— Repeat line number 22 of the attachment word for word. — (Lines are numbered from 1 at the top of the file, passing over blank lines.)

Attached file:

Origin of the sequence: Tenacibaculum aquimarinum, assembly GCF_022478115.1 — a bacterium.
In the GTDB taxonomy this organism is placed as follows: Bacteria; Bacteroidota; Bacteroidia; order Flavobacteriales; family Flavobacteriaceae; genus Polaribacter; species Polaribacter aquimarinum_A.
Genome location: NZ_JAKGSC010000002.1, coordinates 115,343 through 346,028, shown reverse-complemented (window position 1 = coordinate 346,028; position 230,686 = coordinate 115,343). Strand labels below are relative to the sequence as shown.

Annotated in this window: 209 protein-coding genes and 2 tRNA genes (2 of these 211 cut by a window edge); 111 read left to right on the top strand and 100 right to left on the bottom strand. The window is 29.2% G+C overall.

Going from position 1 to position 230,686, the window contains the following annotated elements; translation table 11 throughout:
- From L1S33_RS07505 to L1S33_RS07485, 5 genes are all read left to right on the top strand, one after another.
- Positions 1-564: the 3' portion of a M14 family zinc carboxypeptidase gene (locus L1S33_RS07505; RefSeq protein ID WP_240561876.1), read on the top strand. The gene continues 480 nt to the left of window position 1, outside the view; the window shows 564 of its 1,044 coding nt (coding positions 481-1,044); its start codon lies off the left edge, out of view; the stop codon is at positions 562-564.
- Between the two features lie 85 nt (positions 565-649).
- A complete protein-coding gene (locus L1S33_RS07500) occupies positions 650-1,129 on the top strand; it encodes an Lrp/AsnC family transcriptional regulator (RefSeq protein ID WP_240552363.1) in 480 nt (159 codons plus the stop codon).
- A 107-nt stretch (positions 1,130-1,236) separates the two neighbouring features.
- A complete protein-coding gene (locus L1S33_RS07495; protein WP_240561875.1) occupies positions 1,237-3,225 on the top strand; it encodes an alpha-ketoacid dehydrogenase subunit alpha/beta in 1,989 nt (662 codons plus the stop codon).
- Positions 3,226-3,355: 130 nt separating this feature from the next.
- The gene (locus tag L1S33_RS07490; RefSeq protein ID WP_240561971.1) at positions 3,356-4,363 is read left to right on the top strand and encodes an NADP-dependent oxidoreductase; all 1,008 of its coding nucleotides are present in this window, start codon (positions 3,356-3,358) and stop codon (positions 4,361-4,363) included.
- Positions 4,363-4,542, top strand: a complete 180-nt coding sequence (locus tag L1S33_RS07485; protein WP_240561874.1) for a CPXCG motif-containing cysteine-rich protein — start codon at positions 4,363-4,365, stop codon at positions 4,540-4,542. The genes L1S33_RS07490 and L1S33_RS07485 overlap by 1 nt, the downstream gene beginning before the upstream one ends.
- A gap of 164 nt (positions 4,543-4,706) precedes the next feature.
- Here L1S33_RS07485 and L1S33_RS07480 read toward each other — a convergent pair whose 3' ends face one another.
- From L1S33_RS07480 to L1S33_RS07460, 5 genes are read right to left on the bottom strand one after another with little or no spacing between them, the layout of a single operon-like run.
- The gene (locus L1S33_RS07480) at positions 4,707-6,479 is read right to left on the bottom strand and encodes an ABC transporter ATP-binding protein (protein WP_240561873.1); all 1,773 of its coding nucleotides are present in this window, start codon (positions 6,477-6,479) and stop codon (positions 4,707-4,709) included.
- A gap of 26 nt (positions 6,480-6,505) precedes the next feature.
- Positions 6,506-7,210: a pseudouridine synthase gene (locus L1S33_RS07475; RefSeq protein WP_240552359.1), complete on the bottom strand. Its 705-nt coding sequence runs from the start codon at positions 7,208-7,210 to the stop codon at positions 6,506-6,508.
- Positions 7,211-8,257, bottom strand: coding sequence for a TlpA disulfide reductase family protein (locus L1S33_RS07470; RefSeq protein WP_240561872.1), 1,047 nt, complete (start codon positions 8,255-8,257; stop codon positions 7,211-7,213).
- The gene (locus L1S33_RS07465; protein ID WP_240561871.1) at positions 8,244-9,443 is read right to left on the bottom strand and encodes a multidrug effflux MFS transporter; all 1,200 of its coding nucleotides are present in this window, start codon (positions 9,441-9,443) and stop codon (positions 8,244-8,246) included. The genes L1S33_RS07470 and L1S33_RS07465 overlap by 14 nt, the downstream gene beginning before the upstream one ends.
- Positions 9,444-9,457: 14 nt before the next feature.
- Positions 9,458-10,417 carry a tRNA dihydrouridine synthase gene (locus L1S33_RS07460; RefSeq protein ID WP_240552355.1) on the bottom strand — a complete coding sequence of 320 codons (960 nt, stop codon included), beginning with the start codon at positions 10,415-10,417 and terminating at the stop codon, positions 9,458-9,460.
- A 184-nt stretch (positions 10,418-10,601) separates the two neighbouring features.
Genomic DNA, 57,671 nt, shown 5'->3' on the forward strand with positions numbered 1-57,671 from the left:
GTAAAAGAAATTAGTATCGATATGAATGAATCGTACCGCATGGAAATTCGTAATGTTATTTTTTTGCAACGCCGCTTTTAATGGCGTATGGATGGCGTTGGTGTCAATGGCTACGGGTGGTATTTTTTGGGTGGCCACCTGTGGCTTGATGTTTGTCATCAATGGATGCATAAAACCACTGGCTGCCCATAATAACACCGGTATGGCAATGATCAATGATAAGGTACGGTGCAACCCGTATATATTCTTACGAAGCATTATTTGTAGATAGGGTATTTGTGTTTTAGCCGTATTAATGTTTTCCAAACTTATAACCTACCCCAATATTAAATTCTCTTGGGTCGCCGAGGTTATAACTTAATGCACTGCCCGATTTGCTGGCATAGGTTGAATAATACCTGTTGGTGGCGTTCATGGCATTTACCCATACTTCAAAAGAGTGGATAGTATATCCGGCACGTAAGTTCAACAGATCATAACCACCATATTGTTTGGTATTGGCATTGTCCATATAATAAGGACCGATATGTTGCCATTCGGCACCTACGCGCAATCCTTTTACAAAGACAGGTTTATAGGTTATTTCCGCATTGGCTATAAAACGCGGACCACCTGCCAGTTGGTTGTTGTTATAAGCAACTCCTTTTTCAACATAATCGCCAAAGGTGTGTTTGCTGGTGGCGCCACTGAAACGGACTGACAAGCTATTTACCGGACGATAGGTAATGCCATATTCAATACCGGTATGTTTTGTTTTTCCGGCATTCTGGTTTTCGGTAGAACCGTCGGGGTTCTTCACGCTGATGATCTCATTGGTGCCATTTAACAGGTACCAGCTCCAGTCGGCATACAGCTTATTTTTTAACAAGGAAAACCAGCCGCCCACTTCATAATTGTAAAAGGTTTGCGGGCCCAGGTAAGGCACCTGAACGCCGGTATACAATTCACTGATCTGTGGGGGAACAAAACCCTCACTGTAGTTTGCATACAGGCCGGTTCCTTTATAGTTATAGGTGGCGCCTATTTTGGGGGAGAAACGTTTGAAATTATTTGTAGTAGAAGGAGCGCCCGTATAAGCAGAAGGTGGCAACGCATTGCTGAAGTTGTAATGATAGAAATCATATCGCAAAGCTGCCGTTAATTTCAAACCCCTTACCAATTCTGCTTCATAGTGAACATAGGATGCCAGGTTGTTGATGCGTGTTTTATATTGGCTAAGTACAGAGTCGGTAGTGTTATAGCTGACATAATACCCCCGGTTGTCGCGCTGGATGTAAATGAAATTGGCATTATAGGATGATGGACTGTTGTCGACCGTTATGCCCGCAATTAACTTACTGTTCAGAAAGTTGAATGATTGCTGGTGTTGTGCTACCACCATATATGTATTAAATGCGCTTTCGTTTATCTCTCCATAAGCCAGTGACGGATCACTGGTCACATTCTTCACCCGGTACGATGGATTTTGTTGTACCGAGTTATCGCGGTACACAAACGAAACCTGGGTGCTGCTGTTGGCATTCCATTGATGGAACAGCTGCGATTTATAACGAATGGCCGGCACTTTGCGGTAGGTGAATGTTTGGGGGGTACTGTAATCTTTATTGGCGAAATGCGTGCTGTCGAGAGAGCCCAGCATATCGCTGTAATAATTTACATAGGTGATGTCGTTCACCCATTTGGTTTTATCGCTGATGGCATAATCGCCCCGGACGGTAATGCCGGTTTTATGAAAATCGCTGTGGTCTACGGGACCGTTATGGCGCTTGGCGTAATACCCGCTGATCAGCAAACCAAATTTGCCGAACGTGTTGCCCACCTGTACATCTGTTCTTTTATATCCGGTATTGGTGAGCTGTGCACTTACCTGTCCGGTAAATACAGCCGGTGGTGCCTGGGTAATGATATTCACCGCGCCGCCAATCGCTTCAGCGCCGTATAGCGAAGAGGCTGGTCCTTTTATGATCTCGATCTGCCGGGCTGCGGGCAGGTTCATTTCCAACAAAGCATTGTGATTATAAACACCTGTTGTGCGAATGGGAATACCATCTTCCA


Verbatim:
- The gene (locus L1S33_RS07465; protein ID WP_240561871.1) at positions 8,244-9,443 is read right to left on the bottom strand and encodes a multidrug effflux MFS transporter; all 1,200 of its coding nucleotides are present in this window, start codon (positions 9,441-9,443) and stop codon (positions 8,244-8,246) included. The genes L1S33_RS07470 and L1S33_RS07465 overlap by 14 nt, the downstream gene beginning before the upstream one ends.